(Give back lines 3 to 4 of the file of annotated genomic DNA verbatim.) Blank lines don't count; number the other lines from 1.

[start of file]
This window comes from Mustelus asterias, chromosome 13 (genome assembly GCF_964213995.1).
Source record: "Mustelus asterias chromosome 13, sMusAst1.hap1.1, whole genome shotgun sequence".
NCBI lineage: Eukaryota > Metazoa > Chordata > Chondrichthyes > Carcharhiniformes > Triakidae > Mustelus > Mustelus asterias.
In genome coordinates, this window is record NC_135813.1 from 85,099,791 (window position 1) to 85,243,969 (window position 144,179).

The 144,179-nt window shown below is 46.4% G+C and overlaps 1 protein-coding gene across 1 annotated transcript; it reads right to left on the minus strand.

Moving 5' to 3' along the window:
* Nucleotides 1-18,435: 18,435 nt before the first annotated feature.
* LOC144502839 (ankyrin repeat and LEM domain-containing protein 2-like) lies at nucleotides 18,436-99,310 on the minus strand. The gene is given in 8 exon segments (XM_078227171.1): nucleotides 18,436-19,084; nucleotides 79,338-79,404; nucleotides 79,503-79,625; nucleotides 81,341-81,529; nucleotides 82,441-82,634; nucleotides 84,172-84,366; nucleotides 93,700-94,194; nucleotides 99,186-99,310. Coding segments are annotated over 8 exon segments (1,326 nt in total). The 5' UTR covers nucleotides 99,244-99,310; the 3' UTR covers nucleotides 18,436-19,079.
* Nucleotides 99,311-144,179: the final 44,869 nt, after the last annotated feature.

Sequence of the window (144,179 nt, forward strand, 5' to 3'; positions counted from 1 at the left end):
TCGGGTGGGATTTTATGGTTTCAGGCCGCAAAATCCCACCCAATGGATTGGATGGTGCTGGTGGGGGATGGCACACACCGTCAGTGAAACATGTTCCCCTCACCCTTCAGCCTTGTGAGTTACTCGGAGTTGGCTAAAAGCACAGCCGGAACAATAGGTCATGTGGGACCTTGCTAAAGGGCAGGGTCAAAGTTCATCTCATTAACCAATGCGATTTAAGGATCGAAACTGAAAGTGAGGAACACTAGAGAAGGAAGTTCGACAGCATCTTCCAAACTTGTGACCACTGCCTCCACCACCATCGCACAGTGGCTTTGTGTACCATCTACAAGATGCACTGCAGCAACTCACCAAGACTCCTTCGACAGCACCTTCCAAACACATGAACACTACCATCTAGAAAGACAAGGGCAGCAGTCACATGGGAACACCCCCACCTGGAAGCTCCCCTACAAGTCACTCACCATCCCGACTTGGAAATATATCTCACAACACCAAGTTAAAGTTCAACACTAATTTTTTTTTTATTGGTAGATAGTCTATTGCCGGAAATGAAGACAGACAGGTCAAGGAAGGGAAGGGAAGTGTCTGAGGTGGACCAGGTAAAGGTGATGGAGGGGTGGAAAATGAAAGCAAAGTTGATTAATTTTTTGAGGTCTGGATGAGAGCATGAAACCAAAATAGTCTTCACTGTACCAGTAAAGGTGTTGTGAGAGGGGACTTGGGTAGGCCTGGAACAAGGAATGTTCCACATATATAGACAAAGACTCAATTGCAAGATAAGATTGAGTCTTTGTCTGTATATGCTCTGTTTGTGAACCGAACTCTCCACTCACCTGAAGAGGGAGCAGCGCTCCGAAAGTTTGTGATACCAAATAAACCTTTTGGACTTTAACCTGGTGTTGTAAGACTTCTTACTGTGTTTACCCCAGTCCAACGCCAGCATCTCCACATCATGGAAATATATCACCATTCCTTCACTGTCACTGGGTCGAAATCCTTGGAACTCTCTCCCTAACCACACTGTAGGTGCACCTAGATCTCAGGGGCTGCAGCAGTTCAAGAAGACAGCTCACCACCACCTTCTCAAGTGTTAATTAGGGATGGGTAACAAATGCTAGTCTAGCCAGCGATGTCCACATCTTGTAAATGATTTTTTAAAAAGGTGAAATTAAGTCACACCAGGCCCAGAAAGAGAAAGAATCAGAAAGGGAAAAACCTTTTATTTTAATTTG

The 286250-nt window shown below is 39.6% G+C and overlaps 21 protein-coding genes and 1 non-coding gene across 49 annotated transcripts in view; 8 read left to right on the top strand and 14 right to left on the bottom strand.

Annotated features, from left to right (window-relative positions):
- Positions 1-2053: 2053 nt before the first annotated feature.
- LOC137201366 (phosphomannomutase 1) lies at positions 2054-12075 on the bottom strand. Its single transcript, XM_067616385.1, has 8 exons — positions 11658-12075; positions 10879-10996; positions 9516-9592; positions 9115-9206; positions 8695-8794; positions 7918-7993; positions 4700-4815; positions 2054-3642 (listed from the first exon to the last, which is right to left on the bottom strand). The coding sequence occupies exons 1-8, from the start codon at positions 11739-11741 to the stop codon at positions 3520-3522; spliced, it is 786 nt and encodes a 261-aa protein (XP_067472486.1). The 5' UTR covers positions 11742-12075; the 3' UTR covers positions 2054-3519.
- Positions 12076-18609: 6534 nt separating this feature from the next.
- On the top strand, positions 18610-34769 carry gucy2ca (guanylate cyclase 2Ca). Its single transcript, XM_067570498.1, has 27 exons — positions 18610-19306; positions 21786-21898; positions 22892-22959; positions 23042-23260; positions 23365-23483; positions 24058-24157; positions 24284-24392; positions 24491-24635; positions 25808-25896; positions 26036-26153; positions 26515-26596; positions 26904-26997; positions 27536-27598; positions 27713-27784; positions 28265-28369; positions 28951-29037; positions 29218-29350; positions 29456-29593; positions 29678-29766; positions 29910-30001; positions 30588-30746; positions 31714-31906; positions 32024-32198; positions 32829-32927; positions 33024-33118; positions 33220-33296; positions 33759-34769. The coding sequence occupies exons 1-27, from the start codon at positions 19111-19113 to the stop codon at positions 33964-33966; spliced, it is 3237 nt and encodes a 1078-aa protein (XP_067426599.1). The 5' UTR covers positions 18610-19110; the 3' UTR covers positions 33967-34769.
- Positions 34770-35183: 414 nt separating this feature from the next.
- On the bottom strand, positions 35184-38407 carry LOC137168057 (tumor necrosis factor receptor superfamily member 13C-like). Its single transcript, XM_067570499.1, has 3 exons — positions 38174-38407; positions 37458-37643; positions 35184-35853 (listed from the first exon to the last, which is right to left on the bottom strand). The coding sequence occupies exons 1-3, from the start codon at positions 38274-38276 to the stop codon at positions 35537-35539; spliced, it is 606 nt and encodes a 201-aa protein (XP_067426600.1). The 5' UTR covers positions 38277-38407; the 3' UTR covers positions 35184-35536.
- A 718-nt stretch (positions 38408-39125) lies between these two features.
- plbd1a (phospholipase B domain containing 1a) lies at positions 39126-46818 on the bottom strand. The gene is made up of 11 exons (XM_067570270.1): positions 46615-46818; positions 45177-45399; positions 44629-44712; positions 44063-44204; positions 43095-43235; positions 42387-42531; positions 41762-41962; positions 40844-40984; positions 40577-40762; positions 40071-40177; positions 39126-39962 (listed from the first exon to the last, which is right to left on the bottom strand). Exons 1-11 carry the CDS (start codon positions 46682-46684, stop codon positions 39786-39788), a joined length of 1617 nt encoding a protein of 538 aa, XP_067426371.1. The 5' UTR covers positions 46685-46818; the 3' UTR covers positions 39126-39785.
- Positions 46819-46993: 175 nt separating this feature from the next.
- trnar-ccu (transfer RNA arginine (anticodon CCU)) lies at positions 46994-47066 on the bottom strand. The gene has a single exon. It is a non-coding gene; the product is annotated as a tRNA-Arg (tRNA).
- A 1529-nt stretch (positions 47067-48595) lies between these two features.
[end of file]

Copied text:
NCBI lineage: Eukaryota > Metazoa > Chordata > Chondrichthyes > Carcharhiniformes > Triakidae > Mustelus > Mustelus asterias.
In genome coordinates, this window is record NC_135813.1 from 85,099,791 (window position 1) to 85,243,969 (window position 144,179).